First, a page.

The **radian per second** is the unit of angular velocity in the International System of Units (SI). The radian per second is also the SI unit of angular frequency. The radian per second is defined as the angular frequency that results in the angular displacement increasing by one radian every second.

The **International System of Quantities** (**ISQ**) consists of the quantities used in physics and in modern science in general, starting with basic quantities such as length and mass, and the relationships between those quantities. This system underlies the International System of Units (SI) but does not itself determine the units of measurement used for the quantities.

The **Unified Code for Units of Measure** (**UCUM**) is a system of codes for unambiguously representing measurement units. Its primary purpose is machine-to-machine communication rather than communication between humans.

A **unit of measurement** is a definite magnitude of a quantity, defined and adopted by convention or by law, that is used as a standard for measurement of the same kind of quantity. Any other quantity of that kind can be expressed as a multiple of the unit of measurement.

**Quantity calculus** is the formal method for describing the mathematical relations between *abstract* physical quantities.

The history of the metric system began during the Age of Enlightenment with measures of length and weight derived from nature, along with their decimal multiples and fractions. The system became the standard of France and Europe within half a century. Other measures with unity ratios were added, and the system went on to be adopted across the world.

A **coherent system of units** is a system of units of measurement used to express physical quantities that are defined in such a way that the equations relating the numerical values expressed in the units of the system have exactly the same form, including numerical factors, as the corresponding equations directly relating the quantities. It is a system in which every quantity has a unique unit, or one that does not use conversion factors.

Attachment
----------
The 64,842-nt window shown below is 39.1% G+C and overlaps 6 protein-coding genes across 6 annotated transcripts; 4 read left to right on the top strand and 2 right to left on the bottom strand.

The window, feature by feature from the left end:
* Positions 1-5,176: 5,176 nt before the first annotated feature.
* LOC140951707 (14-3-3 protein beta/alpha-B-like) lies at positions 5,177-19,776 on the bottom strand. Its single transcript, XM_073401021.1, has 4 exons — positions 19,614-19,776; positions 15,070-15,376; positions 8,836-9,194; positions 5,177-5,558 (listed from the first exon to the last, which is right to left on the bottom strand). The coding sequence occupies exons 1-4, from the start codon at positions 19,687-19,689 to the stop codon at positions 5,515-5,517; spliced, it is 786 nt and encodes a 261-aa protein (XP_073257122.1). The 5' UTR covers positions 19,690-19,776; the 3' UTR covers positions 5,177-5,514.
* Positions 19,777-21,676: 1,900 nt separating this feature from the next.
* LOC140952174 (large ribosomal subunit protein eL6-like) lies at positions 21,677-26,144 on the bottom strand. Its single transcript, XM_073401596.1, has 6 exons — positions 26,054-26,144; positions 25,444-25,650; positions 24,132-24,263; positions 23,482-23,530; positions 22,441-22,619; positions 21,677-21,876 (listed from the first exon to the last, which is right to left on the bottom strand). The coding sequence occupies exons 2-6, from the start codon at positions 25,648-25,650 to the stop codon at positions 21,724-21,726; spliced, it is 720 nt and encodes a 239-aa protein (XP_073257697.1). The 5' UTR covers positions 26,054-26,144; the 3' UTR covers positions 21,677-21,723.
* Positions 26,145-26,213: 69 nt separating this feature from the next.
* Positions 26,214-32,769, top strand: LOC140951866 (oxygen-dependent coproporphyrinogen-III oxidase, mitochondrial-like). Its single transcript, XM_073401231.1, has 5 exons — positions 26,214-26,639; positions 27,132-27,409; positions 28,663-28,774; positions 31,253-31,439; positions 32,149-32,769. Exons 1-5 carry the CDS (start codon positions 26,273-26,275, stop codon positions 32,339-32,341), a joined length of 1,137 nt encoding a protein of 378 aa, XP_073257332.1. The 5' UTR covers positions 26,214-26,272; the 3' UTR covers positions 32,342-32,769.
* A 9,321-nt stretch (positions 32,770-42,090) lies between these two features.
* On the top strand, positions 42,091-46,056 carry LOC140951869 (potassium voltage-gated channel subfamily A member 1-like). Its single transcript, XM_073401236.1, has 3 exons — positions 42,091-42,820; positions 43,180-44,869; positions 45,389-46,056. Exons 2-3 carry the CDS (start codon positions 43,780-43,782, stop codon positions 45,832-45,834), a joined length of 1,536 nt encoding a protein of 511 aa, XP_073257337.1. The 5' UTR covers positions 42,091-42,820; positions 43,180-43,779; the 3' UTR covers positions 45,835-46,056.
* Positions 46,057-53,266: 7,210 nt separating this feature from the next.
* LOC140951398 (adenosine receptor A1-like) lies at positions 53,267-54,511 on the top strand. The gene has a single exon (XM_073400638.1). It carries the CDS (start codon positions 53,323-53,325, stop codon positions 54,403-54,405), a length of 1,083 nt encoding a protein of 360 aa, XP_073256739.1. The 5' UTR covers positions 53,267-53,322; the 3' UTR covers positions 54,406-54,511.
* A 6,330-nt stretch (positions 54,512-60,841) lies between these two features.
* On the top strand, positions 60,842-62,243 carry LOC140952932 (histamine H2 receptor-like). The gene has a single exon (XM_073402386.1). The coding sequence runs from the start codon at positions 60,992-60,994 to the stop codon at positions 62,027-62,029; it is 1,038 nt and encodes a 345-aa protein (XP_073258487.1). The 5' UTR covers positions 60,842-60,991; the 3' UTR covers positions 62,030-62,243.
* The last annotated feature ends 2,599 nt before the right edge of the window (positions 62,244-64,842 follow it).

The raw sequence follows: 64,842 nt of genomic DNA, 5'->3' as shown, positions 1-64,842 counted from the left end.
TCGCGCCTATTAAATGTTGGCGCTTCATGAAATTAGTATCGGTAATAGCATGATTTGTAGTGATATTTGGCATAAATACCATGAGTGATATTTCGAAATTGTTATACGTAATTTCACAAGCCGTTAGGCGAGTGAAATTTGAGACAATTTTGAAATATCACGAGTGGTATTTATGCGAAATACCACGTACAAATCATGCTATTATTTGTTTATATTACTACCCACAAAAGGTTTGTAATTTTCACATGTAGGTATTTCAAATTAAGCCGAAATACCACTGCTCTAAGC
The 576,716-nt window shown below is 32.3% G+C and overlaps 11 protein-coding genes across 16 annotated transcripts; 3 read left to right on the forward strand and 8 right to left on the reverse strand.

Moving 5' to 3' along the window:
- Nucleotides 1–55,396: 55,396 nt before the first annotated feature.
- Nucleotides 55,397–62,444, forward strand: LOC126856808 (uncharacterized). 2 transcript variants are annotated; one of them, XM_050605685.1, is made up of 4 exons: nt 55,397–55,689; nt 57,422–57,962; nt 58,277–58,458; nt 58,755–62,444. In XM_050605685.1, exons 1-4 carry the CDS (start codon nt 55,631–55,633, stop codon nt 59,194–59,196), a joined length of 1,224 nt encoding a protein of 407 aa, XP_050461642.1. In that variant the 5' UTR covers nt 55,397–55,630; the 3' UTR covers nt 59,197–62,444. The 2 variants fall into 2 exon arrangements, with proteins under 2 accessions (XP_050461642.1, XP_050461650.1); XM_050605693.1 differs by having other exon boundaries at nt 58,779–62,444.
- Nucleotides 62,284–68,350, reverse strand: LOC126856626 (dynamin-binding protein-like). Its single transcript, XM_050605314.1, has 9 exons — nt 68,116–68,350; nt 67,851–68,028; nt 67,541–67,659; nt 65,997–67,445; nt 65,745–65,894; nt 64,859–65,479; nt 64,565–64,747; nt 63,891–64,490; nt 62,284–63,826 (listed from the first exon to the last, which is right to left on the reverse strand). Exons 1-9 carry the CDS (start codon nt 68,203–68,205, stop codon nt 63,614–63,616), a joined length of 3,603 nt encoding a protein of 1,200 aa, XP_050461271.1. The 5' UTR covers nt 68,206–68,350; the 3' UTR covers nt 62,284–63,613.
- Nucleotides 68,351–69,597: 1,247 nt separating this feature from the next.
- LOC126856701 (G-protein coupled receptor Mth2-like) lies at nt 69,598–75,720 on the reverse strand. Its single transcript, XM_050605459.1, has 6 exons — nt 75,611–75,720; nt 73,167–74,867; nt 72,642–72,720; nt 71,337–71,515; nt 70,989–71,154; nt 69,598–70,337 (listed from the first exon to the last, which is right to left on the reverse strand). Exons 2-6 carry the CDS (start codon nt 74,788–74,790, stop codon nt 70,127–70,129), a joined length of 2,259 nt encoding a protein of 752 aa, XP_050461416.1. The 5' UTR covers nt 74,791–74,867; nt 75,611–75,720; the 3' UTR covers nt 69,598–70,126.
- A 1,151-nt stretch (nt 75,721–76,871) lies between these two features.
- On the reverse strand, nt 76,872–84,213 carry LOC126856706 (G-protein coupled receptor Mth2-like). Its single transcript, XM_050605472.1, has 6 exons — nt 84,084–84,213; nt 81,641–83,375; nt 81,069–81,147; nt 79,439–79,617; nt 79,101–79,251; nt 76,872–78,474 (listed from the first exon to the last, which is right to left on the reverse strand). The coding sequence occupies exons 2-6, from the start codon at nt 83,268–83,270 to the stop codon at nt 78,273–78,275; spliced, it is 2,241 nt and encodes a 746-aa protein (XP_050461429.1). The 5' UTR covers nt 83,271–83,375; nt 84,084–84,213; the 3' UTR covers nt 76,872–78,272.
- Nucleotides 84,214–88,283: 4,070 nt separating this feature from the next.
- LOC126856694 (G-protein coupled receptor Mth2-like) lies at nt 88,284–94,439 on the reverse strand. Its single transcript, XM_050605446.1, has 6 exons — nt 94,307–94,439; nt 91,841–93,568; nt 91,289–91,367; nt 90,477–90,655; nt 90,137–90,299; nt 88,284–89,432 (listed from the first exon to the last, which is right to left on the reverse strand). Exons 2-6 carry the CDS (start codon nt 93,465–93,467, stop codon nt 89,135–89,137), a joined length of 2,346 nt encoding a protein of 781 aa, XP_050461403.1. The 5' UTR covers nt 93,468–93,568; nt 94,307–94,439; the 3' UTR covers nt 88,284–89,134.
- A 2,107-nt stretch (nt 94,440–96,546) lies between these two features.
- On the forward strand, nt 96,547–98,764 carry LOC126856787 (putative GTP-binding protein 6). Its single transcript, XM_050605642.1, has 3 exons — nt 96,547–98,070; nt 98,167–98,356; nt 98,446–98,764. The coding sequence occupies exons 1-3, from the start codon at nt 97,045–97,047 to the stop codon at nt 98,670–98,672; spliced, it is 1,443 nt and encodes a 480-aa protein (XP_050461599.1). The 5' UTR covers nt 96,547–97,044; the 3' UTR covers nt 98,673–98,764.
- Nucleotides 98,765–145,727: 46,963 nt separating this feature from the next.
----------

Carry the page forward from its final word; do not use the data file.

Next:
- ↑ Suplee, Curt (2 July 2009). "Special Publication 811".
*Nist*. - ↑ International Bureau of Weights and Measures (2006),
*The International System of Units (SI)*(PDF) (8th ed.), ISBN 92-822-2213-6, archived (PDF) from the original on 4 June 2021, retrieved 16 December 2021 - ↑ "Resolution 8 of the CGPM at its 20th Meeting (1995)". Bureau International des Poids et Mesures . Retrieved 23 September 2014.

- Media related to SI derived units at Wikimedia Commons

This page is based on this Wikipedia article

Text is available under the CC BY-SA 4.0 license; additional terms may apply.

Images, videos and audio are available under their respective licenses.

Text is available under the CC BY-SA 4.0 license; additional terms may apply.

Images, videos and audio are available under their respective licenses.